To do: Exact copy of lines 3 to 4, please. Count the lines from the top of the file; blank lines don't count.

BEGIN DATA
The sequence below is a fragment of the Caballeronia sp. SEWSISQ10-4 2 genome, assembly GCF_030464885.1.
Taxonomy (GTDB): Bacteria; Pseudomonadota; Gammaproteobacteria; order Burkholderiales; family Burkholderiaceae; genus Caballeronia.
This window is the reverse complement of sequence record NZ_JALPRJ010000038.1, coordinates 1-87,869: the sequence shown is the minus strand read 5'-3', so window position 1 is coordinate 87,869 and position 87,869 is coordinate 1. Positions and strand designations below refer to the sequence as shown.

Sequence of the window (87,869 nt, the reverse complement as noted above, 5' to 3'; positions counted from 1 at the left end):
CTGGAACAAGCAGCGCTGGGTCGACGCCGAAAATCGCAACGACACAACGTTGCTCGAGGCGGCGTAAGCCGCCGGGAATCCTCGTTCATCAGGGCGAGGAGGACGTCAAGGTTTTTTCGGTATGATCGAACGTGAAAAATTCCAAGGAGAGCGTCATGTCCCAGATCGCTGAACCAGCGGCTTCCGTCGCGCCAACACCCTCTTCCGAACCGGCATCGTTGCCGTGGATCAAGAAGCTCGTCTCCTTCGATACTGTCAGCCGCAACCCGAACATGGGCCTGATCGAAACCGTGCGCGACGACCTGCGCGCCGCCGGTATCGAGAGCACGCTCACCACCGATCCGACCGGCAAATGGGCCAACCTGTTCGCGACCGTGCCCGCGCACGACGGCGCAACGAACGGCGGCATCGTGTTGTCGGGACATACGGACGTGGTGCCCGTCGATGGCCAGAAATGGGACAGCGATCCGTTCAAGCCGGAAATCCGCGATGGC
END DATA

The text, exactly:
This window is the reverse complement of sequence record NZ_JALPRJ010000038.1, coordinates 1-87,869: the sequence shown is the minus strand read 5'-3', so window position 1 is coordinate 87,869 and position 87,869 is coordinate 1. Positions and strand designations below refer to the sequence as shown.

Sequence of the window (87,869 nt, the reverse complement as noted above, 5' to 3'; positions counted from 1 at the left end):